Client Guidance Notes

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Rolfing® Structural Integration

Guidance Notes for Clients

Whether you are new to Rolfing or have had some experience of the treatment, these notes are aimed to help you get the most out of this unique form of treatment.

If you are a potential client you will find these notes hopefully both informative, and useful as an introduction to the concepts of how this treatment can open up new possibilities for your physical and emotional well-being.

James McCormack

Certified Rolfer™ and Member of the European Rolfing Association

01269 841859 or 07966 869162

Ysgubor Garn, Carmel, Llanelli, SA14 7TS

© James McCormack 2012

What is Rolfing?

Rolfing is deep tissue manipulation that improves posture.  It helps create natural balance, flexibility and strength.  It is named after Dr Ida Rolf, a biochemist who developed the technique in America during the 1950’s.  Rolfing was originally called Structural Integration, because the inspiration behind the technique was to re-structure the body so that it worked with gravity, rather than against it.

The key to good posture is connective tissue called fascia.  This is a layer of collagen around every muscle and the internal organs.  It supports the skeleton, and transmits movement through the body.  It also transmits the force and the effect of gravity.

When the centres of gravity of each major body structure line up, the body is balanced and free of stress.  Imbalance caused by asymmetry causes fascia to over-compensate and to harden.  The result is loss of flexibility, and the shape of the body becomes distorted, and good posture becomes impossible to achieve. But, balance in gravity can be achieved by restoring the plasticity of the connective tissue, which naturally allows the main structural parts of the body to re-align.

During each session the tension that can pull the body out of shape and prevent freedom of movement is released – starting with the feet, then the hips, chest, shoulders and the head.  When the centres of gravity of the main body segments are aligned their weight creates the necessary counter-pressure from the ground to provide balanced support.

Rolfing uses two methods to achieve re-alignment of the body:

i)                    manipulation of the muscles, joints, tendons, and bones

ii)                  training in natural posture and movement habits

Balanced movement helps the body to gradually restore the fascia in two ways, first by clearing previously restricted paths, and second, by preventing unnecessary stresses caused by imbalance and resulting compensations.

Rolfing does not take the place of conventional medical treatment and in Rolfing treatment there will be no diagnosis or prescription or treatment of illness, physical damage or pain.  If you are concerned about a serious or urgent condition please see your GP.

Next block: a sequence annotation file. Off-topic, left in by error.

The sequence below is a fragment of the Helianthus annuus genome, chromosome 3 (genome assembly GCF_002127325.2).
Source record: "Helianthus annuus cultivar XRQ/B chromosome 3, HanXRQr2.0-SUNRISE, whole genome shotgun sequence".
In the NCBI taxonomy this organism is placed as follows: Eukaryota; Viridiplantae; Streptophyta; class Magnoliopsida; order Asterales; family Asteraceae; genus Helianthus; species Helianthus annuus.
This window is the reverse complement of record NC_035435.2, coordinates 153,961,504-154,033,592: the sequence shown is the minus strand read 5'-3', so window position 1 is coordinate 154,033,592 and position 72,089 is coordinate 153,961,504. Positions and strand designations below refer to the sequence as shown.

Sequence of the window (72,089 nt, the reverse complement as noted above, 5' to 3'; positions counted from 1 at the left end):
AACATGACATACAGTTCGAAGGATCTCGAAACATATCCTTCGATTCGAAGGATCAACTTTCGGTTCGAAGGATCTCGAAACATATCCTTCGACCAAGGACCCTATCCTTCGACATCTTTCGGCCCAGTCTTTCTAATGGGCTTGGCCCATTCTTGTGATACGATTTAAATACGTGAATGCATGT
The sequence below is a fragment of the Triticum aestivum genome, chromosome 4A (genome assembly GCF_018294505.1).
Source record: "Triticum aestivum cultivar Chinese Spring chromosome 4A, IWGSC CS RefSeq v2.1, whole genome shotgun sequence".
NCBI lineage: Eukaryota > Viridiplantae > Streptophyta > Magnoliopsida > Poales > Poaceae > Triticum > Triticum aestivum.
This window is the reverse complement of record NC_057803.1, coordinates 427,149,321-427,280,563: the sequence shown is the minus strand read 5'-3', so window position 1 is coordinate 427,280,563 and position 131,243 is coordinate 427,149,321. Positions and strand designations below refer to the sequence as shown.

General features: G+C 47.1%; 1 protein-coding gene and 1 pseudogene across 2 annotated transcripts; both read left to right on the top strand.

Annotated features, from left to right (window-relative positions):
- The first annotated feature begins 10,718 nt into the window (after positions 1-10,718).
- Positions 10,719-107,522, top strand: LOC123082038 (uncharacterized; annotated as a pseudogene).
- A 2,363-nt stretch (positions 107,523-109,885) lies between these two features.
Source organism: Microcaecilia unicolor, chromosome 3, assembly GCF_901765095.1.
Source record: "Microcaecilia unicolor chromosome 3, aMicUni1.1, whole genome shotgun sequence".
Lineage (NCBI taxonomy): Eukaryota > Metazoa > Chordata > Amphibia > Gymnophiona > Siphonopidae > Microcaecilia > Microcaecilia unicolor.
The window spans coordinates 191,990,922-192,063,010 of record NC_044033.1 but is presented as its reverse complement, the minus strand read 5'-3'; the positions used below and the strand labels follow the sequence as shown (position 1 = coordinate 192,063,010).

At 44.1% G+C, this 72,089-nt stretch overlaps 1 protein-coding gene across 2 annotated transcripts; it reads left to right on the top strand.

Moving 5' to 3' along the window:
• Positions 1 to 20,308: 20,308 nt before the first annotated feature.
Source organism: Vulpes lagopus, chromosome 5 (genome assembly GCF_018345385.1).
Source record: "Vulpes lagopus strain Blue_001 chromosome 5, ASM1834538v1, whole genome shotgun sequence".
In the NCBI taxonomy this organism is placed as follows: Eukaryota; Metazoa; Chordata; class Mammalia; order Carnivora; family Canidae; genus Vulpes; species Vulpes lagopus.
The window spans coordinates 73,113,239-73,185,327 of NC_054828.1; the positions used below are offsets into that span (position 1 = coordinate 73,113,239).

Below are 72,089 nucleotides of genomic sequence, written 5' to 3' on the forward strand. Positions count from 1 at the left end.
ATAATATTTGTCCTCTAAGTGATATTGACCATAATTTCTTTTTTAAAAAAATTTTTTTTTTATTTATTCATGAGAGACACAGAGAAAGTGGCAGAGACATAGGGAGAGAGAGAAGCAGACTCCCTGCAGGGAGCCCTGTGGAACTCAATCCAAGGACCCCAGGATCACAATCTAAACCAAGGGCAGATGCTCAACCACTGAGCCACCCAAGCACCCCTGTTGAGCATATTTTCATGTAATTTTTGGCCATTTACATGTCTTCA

Why does the body fall out of optimum alignment with gravity?

Physical and emotional stress causes connective tissue to be compressed so it becomes dehydrated.  The muscles cannot move properly and they become either stretched or shortened.  Pain often results because another part of the body over-compensates.

Other causes include accidents, injuries, operations, and postural habits.

Restoring the health of connective tissue allows freedom of movement and better ways of coping with daily physical and emotional demands.  It can help to provide choices, and break the usual cycle of cause and effect.

A full course of 10 sessions is usually recommended for best results.  Each session works on a different part of the body’s structure, to create balance.  Some clients have fewer or more than 10, depending on their needs.  After a period of time clients can choose to have further sessions, either as a mini-series of say three sessions or as individual refresher sessions.  For children and young adults the full series is not usually recommended, one or two sessions can help alleviate and correct habits as they start to create fixed patterns.

How soon will I start to improve? Will I be pain free?

The benefits are felt from the first session and build on each session.  Progress takes time.  The body has taken a long time to develop the problems that you want to try to resolve.  The results you want will often be determined by a logical thought process. How you get there is much more about how your system intuitively responds to the treatment.

Clients generally achieve more when they change their approach to a less results- driven one, and accept the fact that improvement is a work-in-progress with both small and large goals achieved along the way.  In this way you can recognise frustration if it arises as just a minor annoyance.

There are many reasons for high expectations, and achieving the goal of perfection is not realistic in any endeavour.  Through learning how you respond to everyday things, such as exercise, stress, work, household chores etc, you can better manage and control your responses, and avoid or limit those things that cause harm.